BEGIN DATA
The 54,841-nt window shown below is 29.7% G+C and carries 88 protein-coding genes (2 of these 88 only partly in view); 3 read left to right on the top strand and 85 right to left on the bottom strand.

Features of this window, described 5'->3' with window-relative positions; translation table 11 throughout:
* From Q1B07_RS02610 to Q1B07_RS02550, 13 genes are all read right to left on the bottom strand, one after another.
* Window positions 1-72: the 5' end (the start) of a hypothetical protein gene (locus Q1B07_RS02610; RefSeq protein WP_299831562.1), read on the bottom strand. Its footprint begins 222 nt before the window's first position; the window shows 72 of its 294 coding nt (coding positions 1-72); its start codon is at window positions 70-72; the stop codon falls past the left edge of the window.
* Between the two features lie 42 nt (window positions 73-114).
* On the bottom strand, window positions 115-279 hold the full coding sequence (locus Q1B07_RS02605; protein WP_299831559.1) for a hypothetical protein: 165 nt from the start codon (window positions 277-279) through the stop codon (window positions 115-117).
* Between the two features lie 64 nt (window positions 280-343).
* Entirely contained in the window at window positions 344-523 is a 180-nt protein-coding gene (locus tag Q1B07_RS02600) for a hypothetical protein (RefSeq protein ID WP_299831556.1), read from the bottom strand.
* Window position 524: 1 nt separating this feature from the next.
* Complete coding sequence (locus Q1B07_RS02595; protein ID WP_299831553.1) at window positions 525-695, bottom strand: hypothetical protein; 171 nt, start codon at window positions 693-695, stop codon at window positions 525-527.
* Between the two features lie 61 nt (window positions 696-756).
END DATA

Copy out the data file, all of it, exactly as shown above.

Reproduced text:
The 54,841-nt window shown below is 29.7% G+C and carries 88 protein-coding genes (2 of these 88 only partly in view); 3 read left to right on the top strand and 85 right to left on the bottom strand.

Features of this window, described 5'->3' with window-relative positions; translation table 11 throughout:
* From Q1B07_RS02610 to Q1B07_RS02550, 13 genes are all read right to left on the bottom strand, one after another.
* Window positions 1-72: the 5' end (the start) of a hypothetical protein gene (locus Q1B07_RS02610; RefSeq protein WP_299831562.1), read on the bottom strand. Its footprint begins 222 nt before the window's first position; the window shows 72 of its 294 coding nt (coding positions 1-72); its start codon is at window positions 70-72; the stop codon falls past the left edge of the window.
* Between the two features lie 42 nt (window positions 73-114).
* On the bottom strand, window positions 115-279 hold the full coding sequence (locus Q1B07_RS02605; protein WP_299831559.1) for a hypothetical protein: 165 nt from the start codon (window positions 277-279) through the stop codon (window positions 115-117).
* Between the two features lie 64 nt (window positions 280-343).
* Entirely contained in the window at window positions 344-523 is a 180-nt protein-coding gene (locus tag Q1B07_RS02600) for a hypothetical protein (RefSeq protein ID WP_299831556.1), read from the bottom strand.
* Window position 524: 1 nt separating this feature from the next.
* Complete coding sequence (locus Q1B07_RS02595; protein ID WP_299831553.1) at window positions 525-695, bottom strand: hypothetical protein; 171 nt, start codon at window positions 693-695, stop codon at window positions 525-527.
* Between the two features lie 61 nt (window positions 696-756).